* Spend on VoIP systems and services will grow by over 17% per annum for the next five years, reaching EUR12 billion in Western Europe
* By 2010, 1.6 million corporate employees in Western Europe will only have a mobile phone handset as the use of desk phones declines
* However, enterprises cannot justify spend on VoIP outside the contact centre unless they need a new voice system anyway
CAMBRIDGE, UK, 28 July 2005 – 32 million corporate employees across Western Europe will be connected to a voice over Internet Protocol (VoIP) system by 2010, according to a new report – VoIP versus Mobile: forecasts for the future of enterprise voice’ – from Analysys, the global advisers on telecoms, IT and media (www.analysys.com).
According to Analysys, spend on VoIP systems and services will grow by over 17% per annum for the next five years, reaching EUR12 billion in Western Europe and, by 2010, 1.6 million corporate employees in Western Europe will have discarded their traditional fixed office phone and have only a mobile phone handset.
“New technologies and novel approaches are causing fresh disruption in the enterprise voice market as vendors attempt to deliver the new ultimate goal of enterprises: to reach anyone, anytime, anywhere,” says Margaret Hopkins, the report’s author. “VoIP has become the de facto future of voice systems, and, consequently, vendors are ceasing development of the older TDM (time division multiplex) systems.
“VoIP systems allow users of softphones to have their office phone wherever they plug in their laptop, and mobile solutions, including email and smart phones, can now behave as if they are extensions on the company’s private telephone network (PBX),” adds Margaret Hopkins.
However, says Analysys, enterprises cannot necessarily justify spend on VoIP outside of the contact centre unless they need a new voice system anyway. “Existing TDM equipment cannot compete with the new features but it works adequately for most situations. It is only in the contact centre, where performance is closely monitored, that upgrading to VoIP can be justified,” adds Margaret Hopkins.
The new report looks at the drivers of change in the enterprise voice market, and the convergence of fixed and mobile solutions. Overall, spend on enterprise voice systems and services is expected to fall at the rate of about 1.3% per annum, with VoIP and mobile spend growing at the expense of TDM. (Chart available to journalists on request).
“Deployment has started of ‘mostly-mobile’ systems, in which almost all employees use mobile phones for all voice communications,” says Hopkins, “In effect, new ‘mostly-mobile’ systems are VoIP systems in which there are no IP handsets – thus eliminating one of the big costs of migration to VoIP.”
The new report examines the current state of enterprise voice systems. It details the improved functionality VoIP and mobile systems can bring and includes case studies of corporate voice networks to show how far this functionality meets the communications managers’ needs. The report contains forecasts of spend on fixed and mobile voice services, equipment, management and connectivity for European enterprises of 20–499 and 500+ employees for 2005 to 2010.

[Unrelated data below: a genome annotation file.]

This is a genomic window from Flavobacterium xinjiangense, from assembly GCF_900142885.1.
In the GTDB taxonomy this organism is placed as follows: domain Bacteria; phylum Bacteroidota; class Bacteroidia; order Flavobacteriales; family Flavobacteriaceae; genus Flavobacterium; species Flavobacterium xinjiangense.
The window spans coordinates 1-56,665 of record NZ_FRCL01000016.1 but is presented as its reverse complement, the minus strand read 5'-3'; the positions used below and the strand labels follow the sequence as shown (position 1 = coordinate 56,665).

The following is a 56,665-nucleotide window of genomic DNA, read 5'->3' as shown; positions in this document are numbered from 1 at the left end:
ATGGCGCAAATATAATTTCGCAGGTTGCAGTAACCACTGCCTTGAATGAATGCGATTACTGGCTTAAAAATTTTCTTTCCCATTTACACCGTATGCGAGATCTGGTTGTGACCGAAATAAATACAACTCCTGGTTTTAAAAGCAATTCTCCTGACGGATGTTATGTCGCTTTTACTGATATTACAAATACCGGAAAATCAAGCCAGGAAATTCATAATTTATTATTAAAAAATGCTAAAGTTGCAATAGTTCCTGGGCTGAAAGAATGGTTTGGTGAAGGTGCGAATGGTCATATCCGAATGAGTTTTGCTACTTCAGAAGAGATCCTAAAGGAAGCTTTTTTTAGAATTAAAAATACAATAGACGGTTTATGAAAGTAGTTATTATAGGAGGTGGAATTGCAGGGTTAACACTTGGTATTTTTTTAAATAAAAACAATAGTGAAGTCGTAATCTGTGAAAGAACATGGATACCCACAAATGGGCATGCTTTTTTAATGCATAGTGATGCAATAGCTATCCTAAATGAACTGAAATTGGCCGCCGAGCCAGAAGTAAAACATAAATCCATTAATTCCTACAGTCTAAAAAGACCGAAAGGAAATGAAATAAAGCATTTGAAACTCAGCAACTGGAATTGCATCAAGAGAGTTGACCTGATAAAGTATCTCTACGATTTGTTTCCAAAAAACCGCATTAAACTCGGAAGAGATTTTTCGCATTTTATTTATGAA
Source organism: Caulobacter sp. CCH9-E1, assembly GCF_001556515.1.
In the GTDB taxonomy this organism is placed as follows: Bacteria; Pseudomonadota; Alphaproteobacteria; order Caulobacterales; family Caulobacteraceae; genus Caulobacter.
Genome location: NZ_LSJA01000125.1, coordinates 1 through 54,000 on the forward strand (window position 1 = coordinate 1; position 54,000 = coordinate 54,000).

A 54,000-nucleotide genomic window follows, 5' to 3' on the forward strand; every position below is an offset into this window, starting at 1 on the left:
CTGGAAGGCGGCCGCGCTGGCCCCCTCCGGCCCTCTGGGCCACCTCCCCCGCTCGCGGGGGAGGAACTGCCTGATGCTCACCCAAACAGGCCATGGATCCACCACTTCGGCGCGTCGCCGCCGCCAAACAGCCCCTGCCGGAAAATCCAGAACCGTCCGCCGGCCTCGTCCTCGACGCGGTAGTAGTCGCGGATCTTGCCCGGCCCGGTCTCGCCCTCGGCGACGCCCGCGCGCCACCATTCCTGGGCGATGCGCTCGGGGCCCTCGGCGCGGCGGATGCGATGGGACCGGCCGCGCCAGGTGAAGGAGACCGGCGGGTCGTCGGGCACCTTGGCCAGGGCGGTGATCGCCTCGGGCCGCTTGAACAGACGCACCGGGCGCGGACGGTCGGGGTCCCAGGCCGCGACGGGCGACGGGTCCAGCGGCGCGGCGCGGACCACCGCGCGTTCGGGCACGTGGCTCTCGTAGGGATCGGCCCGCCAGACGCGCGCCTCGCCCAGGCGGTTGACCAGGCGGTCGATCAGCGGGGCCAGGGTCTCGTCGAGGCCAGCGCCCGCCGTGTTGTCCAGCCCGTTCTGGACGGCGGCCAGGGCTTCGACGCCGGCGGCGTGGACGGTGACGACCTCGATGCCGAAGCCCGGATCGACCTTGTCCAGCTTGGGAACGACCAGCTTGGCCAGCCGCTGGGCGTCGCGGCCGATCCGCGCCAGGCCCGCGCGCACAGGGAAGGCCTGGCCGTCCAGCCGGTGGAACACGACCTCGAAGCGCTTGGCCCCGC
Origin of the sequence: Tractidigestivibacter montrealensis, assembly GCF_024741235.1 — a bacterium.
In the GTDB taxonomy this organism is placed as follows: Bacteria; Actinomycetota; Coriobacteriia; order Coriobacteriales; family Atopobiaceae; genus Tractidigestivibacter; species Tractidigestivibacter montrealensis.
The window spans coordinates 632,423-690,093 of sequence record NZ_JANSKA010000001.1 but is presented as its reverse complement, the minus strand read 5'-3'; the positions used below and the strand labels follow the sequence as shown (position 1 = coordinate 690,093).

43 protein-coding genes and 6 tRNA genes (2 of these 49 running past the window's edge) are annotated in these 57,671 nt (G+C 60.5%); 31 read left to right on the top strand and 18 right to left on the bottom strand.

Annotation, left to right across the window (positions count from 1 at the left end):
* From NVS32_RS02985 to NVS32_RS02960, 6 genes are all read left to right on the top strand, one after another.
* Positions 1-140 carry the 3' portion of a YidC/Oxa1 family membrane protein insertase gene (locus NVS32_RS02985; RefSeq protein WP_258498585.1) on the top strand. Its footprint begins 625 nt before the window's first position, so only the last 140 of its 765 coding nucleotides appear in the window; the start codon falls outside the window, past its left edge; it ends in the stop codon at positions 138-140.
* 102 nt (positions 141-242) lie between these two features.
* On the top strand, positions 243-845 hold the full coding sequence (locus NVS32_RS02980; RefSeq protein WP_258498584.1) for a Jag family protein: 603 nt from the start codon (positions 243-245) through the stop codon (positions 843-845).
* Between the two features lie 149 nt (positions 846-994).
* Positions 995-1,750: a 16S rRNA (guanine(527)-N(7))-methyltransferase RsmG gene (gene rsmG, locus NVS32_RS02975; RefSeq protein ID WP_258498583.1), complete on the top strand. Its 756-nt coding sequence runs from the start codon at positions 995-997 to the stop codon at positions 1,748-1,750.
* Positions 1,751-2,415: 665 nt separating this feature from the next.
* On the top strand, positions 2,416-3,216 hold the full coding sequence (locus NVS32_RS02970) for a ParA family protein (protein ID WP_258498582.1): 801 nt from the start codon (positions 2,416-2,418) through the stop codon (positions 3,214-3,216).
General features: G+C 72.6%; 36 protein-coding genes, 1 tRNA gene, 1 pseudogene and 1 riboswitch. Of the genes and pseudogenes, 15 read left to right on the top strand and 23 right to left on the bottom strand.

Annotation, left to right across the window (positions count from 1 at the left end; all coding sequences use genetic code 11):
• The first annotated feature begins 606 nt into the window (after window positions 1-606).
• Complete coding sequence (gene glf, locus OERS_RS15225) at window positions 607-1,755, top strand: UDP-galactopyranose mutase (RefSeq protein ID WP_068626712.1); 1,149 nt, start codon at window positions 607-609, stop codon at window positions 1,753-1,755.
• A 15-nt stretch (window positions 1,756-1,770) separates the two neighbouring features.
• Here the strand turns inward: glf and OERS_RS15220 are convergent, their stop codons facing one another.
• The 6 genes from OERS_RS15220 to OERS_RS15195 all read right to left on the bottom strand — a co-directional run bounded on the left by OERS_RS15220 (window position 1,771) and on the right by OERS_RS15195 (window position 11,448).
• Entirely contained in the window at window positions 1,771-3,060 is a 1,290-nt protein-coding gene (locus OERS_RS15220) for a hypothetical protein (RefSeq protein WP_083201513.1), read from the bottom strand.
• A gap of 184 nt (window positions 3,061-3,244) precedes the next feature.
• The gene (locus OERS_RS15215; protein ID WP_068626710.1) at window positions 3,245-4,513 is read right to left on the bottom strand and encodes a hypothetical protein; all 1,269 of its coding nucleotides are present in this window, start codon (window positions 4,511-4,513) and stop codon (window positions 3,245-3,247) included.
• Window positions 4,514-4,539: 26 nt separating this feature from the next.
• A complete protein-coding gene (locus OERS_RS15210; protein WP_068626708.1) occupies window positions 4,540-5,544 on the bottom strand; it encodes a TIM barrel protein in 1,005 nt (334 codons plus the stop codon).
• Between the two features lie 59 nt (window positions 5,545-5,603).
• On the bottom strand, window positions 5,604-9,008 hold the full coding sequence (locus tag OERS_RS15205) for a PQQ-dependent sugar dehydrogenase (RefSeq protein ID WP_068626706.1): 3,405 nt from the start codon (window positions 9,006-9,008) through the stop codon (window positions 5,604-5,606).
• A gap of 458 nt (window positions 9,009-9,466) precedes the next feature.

The report is available to purchase online at http://research.analysys.com/store, priced at GBP1700 (approximately EUR2450). For more information, telephone Analysys on +44 (0) 1223 460600 or email email@example.com.
About Analysys (www.analysys.com)
Analysys provides strategy and management consultancy, information services and start-up support throughout the telecommunications, IT and media sector. Our firm grasp of market dynamics, our distinctive combination of creativity and rigour, and our renowned objectivity enable us to consistently exceed the high levels of quality and innovation which our clients expect. We have over 160 staff in offices in Cambridge, London, Madrid, Milan, Paris, Singapore and Washington DC, and work with associates in Auckland, Melbourne and Vancouver.
Recent reports include:
* VoIP versus Mobile: forecasts for the future of enterprise voice (June 2005)
* Fixed–Mobile Substitution and VoIP: forecasts for the battle for mass-market voice (June 2005)
* The Future of MVNOs in the 3G Era (May 2005)
* The Telco Product Portfolio beyond 2010 (May 2005)
* The Telco Organisational Structure beyond 2010 (March 2005)
* The Western European Mobile Market: trends and forecasts 2005–2010 (March 2005)
* Product and Service Opportunities from Short-range Wireless Technologies (March 2005)
* Wireless over VoIP: technical and commercial prospects (February 2005)
* Billing for Mobility: strategies for convergent charging (February 2005)
* The World’s Top Ten Wireless Services (January 2005)
* Retaining Customers and Minimising Churn: strategies for mobile markets (December 2004)
* The Business Case for Carrier Migration to VoIP (December 2004)
* Pushing Beyond the Limits of 3G with HSDPA and Other Enhancements (December 2004)
* The Role and Impact of WiMAX and Proprietary BWA (November 2004)
* Making a Success of the Mobile Content Value Chain (November 2004)
* Viable Business Models Point to Big Opportunities for Public WLAN (October 2004)
* Emerging Business Models in Voice: the impact of Skype and other private VoIP applications (September 2004)
* TV and Video Services on a Mobile Phone: the killer application for 3G? (September 2004)
* Delivering High-speed Mobile Internet/Intranet Services: the role for 3G and public WLAN (August 2004)
* The Business Case for Broadband Entertainment (July 2004)
* Western European Fixed Telecoms Markets: forecasts 2004–2009 (July 2004)
Media contact (for author photography, executive summaries and interviews)
Louise Nunn/Mark O'Rielly
Tel: +44 (0)1223 460600/ +44 (0) 7917 760 323
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